Golf and Rotator Cuff Injuries: What You Need to Know

No matter how much time you spend at the driving range, golf is never as easy as the pros. Even so, the promise of long drives and eagles on par fives keeps you coming back to the courses year after year, and it’s not difficult to see the appeal. A game of golf is a great way to spend a beautiful afternoon, even if you do have to spend a bit of that day searching for the ball you sliced in the woods.

However, golf can also be a physically demanding game, which is the other aspect of the sport that seldom comes across on TV. A round of golf is a series of repetitive motions that twist the body in unexpected ways, and rotator cuff injuries are some of the most common complaints amongst golfers.

Even if you’re not a golfer, healthy shoulders are very flexible joints!

This flexibility is mainly due to the design of the shoulder, which relies more on its surrounding muscles and less of its bony design for stability and function. These muscles surround the joint from front to back; helping to keep the joint in place and aligned as it moves in different directions. When one of these muscles is injured, it can affect the function of the entire joint and result in pain. Shoulder pain is very common, and some estimates suggest that as much as half of the population experiences shoulder pain in a year.

Myotherapist remains the gold standard for treating all types of rotator cuff injuries.

A well designed and executed exercise program will deliver great results for most people and get you back on the course! In fact, research has shown that if patients participate in an appropriate rehab program for 8-12 weeks, 85% of them will do as well or better than if they had the tear surgically repaired.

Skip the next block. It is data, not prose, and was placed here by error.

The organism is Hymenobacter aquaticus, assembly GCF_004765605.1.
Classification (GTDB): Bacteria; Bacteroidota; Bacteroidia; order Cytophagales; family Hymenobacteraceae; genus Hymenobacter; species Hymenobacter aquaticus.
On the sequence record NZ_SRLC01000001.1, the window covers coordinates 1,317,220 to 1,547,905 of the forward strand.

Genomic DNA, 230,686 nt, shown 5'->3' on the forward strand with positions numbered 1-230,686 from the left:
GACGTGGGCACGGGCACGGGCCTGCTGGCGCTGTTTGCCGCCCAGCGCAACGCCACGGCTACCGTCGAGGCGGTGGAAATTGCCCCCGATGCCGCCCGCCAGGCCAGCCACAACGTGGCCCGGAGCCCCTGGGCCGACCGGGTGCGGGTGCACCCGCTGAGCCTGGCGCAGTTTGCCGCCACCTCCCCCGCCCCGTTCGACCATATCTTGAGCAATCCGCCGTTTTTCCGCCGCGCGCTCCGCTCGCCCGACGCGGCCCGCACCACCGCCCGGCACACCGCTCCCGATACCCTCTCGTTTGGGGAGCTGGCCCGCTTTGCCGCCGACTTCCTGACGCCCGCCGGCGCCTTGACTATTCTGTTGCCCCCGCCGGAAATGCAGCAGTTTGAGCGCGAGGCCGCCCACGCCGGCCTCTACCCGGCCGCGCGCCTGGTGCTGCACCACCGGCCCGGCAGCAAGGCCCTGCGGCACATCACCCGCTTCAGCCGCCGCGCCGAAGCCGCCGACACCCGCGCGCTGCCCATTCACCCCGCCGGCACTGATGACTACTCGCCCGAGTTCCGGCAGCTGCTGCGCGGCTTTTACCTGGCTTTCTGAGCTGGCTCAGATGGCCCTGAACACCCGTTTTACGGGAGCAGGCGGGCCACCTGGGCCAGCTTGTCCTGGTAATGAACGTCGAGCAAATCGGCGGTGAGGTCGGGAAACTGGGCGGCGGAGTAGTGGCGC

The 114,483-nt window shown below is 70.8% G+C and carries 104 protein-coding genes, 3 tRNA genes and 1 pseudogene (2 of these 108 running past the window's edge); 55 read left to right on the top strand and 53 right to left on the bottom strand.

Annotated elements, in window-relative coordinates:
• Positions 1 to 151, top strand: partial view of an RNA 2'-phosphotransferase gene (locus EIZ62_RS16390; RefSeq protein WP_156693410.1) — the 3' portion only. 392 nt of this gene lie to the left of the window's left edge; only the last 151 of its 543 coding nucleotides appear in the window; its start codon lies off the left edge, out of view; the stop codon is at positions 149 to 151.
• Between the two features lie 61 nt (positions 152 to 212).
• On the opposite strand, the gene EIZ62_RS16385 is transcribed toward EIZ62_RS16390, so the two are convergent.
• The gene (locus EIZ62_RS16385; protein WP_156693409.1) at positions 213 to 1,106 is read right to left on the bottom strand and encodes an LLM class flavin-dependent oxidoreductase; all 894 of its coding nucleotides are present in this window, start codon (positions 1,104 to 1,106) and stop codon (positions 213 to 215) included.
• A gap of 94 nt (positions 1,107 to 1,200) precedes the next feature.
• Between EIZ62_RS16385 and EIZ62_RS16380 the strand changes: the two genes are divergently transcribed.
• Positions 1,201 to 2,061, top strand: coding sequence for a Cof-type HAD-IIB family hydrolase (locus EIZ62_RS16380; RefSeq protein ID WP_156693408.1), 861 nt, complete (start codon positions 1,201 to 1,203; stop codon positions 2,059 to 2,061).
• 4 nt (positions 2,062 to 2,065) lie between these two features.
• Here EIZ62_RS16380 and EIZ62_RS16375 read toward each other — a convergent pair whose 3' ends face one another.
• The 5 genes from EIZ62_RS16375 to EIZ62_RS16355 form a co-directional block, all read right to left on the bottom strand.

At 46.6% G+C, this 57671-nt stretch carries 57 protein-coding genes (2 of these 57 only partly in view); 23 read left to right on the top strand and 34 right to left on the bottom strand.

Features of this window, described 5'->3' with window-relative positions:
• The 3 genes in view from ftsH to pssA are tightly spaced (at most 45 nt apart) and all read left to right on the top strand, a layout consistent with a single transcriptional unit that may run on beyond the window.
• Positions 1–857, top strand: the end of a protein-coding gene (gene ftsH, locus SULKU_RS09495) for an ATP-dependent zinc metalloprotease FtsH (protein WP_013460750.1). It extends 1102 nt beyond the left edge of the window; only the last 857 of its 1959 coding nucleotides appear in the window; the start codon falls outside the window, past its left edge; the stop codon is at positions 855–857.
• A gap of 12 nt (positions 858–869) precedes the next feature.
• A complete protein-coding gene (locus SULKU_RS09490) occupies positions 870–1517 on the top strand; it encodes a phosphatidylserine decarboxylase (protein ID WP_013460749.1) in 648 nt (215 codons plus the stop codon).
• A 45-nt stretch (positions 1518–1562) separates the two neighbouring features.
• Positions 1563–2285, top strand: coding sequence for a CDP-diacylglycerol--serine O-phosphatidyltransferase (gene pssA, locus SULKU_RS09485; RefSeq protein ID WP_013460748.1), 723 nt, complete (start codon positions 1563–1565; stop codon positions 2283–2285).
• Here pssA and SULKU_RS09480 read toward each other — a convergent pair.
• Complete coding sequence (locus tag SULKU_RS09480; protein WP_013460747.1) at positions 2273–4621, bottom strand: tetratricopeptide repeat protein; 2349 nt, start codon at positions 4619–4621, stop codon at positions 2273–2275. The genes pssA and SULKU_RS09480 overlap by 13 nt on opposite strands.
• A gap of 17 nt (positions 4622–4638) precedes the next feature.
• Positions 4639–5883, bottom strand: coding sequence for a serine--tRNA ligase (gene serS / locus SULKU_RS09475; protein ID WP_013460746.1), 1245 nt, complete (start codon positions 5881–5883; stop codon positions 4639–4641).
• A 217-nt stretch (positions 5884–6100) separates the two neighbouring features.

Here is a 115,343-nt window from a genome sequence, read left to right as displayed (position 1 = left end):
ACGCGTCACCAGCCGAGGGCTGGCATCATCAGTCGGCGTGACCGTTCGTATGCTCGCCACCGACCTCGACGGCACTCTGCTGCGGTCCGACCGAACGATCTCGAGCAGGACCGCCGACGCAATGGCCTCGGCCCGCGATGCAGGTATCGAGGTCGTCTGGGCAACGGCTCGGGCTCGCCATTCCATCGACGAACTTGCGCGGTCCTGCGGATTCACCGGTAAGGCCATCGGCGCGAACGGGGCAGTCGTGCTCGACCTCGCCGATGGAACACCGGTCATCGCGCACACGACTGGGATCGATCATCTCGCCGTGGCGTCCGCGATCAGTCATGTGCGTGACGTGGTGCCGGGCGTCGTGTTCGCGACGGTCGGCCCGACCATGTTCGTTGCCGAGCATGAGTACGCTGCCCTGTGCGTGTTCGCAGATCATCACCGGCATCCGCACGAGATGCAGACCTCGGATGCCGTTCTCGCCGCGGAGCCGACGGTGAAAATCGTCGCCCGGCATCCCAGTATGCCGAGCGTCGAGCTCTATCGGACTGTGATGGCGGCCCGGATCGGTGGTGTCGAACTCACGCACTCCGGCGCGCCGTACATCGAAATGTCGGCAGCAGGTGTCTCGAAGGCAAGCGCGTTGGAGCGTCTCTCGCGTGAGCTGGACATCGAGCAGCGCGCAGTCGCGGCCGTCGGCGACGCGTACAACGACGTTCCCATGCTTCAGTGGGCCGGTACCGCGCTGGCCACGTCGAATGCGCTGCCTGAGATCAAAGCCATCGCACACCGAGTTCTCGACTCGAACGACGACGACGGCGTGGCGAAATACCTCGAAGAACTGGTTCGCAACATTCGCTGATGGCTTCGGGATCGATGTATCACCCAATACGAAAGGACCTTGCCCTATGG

Each injury has a different set of factors that led to it developing in the first place. If you think you have a rotator cuff injury, start with a thorough assessment by a Myotherapist. This will consist of a complete history of the shoulder problem, an analysis of the muscles that control the shoulder, spine and shoulder blade, and an assessment other areas to rule out possible causes of your shoulder pain (referred pain). A careful assessment of how you move your shoulder — including your golf swing! — will provide more insight. Repetitive motions and faulty movement patterns can create muscle imbalances that become injuries when left unresolved.

Treatment will then be prescribed based on your Myotherapist’s assessment findings and might include the following:

  • Manual therapy to help correct soft tissue imbalances and improve your shoulder mobility
  • Stretching or strengthening of specific muscle groups to correct imbalances
  • Postural education
  • Activity modification (we want to keep you moving — and golfing — but we can help guide you to know how much to do and when to rest!)

At Amaris b Clinic, we help you recover from your rotator cuff injury and get back to doing what you love — whether that’s just getting back to your daily activities or scoring a birdie on the next hole.